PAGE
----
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Teresa Curran, Communications Advisor – Digital and Online Engagement

Our People, Our Stories | Te Reo Māori journeys

For Te Wiki o te Reo Māori 2022, we had a kōrero with some of our kaimahi who are on their te Reo Māori journey.

A staff member


Ko Teresa tōku ingoa | My name is Teresa

Nō Ingarani me Airangi ōku tīpuna | My ancestors are from England and Ireland

Nō Paeroa ahau | I’m from Paeroa

Kei te noho au ki Tāmaki Makaurau | I live in Auckland.

“This year, I decided to learn te Reo Māori for a few different reasons. Firstly, I wanted to improve my pronunciation. Like anyone, I hate it when someone pronounces my name incorrectly, so I wanted to be more thoughtful about how I pronounce Māori kupu.

“Secondly, as a bit of a word nerd, I wanted to learn how to put sentences together correctly. I use te Reo phrases a lot in my job and wanted a better understanding of the grammar and sentence structure.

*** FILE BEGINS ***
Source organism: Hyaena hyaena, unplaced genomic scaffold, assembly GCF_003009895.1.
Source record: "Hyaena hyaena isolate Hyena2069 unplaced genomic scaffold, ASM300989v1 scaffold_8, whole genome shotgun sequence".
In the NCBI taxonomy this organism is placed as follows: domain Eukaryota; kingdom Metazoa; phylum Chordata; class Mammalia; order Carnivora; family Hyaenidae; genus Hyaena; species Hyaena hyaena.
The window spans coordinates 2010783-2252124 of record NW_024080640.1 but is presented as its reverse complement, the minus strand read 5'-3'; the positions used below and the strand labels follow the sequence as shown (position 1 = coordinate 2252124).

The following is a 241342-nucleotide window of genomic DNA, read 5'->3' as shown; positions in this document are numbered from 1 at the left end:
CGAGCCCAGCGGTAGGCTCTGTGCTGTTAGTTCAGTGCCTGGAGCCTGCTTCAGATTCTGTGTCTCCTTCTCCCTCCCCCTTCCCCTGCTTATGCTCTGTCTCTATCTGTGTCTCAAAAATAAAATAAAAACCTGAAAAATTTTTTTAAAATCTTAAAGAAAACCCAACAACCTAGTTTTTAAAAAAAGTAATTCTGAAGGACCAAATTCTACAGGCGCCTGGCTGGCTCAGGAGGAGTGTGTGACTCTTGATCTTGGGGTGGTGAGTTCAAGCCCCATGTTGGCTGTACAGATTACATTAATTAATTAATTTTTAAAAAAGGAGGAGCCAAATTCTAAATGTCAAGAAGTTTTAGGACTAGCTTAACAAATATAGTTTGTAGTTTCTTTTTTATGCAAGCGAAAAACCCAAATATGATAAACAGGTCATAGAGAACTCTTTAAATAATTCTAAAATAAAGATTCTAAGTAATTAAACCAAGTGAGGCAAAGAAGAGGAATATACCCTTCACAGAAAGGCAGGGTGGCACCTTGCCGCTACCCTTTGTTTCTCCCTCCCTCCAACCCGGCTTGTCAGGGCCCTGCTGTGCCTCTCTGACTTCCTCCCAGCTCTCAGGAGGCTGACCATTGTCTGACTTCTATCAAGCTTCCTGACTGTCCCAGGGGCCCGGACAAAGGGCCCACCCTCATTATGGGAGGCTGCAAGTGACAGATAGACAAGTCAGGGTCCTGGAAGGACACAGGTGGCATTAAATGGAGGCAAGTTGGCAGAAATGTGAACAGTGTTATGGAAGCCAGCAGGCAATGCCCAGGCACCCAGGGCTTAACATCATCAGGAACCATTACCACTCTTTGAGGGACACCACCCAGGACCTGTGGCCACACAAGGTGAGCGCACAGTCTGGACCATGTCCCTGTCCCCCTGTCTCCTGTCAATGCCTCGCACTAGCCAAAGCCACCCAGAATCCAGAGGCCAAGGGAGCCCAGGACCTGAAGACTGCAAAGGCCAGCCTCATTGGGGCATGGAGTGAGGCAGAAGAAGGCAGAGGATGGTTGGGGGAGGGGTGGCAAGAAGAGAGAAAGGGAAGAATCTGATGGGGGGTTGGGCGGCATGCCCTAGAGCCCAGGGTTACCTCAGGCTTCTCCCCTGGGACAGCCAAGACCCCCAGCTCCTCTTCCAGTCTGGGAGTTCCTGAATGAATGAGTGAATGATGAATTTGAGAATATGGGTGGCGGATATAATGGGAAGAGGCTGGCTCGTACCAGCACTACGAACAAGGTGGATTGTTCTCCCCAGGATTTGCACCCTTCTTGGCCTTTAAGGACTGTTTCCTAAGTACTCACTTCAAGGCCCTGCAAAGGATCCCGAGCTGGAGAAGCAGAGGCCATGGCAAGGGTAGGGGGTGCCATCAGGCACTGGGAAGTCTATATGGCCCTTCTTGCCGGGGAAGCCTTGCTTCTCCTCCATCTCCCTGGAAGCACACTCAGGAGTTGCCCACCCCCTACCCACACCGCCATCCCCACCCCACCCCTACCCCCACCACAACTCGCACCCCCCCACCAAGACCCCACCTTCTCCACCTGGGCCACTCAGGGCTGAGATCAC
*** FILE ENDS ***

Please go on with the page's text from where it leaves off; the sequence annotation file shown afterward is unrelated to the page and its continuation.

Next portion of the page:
"I regret not having the opportunity to learn te Reo Māori in school. For me, learning te Reo Māori is about celebrating the language as a living, ever-evolving taonga. This is especially relevant as we commemorate the 50th anniversary of Te Petihana Reo Māori this year.

“I really like the phrase he toki koe (sharp as an axe) which is used when you want to say how skilled and talented someone is. For example, '100% in your maths exam? He toki koe, e hoa!

"Starting to learn te Reo has given me the confidence to speak it much more and to ask questions when I don’t understand something. I’m looking forward to learning more!"

Teresa Curran, Communications Advisor – Digital and Online Engagement.

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